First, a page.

The case for 'upsprawling', by Chris Brown

It was both amusing and frustrating listening to James Murray, deputy mayor for Housing in London, and Grant Shapps, former housing minister, debating the new London Plan.

The BBC decided to frame this around garden grabbing and loss of green space apparently to generate, or reflect, a political dispute between the Labour mayor and the predominantly Tory outer boroughs. This matters because there has been a gradual move of lower income Labour voters into these neighbourhoods which have been becoming increasingly politically marginal.

For me though this was a much more interesting debate about unsprawling.

The suburbs in question are mainly inter war, low density, car reliant and mainly attractive to their occupants.

The two main political parties have historically backed comprehensive demolition of predominantly inner urban public housing estates in some cases using labels like ‘sink estates’ to generate political support. Increasingly this mood has changed, estate regeneration has become a publicly perceived evil and the words have changed, in London at least, to Good Growth.

Jeremy Corbyn’s intervention at the last party conference has had a significant impact on turning this groupthink supertanker around with a recognition that these are often people’s long term family homes and that enforced relocation is often politically unpalatable.

Neither party has yet suggested comprehensive demolition of the suburbs despite the apparent logic that, in the face of a housing crisis, it makes sense to replace low density housing with higher density in active travel friendly neighbourhoods close to public transport nodes.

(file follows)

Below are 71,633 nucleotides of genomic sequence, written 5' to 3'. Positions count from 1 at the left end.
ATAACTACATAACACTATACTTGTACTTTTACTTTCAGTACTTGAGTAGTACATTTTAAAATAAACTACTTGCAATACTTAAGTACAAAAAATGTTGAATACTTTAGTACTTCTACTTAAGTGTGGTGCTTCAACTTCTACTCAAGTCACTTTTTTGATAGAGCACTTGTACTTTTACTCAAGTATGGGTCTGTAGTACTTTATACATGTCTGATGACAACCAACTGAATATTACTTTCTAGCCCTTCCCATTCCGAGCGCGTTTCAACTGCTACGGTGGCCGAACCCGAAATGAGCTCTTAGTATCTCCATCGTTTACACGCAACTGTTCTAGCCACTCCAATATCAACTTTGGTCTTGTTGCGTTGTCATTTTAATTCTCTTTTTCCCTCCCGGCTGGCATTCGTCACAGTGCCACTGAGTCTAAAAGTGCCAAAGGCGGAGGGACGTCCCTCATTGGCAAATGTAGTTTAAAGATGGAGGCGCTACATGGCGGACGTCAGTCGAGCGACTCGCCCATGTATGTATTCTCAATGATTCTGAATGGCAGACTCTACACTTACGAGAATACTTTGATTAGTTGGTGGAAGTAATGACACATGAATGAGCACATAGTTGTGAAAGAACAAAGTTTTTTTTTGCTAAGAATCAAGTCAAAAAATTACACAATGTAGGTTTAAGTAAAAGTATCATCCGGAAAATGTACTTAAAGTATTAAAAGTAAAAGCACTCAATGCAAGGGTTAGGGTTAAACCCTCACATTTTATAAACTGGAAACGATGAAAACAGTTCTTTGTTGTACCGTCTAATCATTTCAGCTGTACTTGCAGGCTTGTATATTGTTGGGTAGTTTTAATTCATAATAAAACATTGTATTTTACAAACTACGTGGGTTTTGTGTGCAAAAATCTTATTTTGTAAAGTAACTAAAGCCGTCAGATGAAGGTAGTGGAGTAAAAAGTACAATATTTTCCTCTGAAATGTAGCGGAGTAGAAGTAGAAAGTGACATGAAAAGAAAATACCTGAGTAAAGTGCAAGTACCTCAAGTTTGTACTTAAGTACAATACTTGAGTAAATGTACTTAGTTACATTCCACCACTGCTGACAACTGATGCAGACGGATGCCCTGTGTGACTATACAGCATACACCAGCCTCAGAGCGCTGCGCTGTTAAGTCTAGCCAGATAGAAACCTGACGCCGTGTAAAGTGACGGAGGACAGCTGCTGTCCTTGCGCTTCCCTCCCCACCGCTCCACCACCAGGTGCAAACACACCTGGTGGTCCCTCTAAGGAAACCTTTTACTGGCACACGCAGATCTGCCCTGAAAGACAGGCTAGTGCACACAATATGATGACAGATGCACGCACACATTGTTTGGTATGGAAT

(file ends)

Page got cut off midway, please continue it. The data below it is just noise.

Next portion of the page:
The market has been having a sub optimal go at this through sub-letting of spare rooms and houses in multiple occupation.

The new London Plan doesn’t go as far as comprehensive suburban regeneration but it does make the case for infill (also currently the new vogue approach to public housing estates) in ‘sustainable’ locations – although by taking the government’s definition this could mean a bus stop!

The political reaction from the suburbs has been to scream ‘garden grabbing’ and to dig in for a long fight to protect every green square inch.

Good design is a substantial part of the plan process with design guides being critical.

We all know that low density undermines the viability of public transport and puts key services out of walking and cycling distance resulting in car reliance with car parking then creating a vicious circle.

The idea that we might start assembling small suburban sites by combining a couple of semi detacheds and replacing them with a low-rise apartment building of smaller homes that meet the urgent need for both downsizers and first time buyers feels tantalisingly close.

Some suburban local authorities have long resisted this for reasons including on street parking congestion but the advent of autonomous, renewable energy powered, vehicles might start to change that view.

The plan also makes the case for building housing above industrial estates which, together with retail parks, seems by far the best next step in providing space for new housing in London. And unsprawling could be next!


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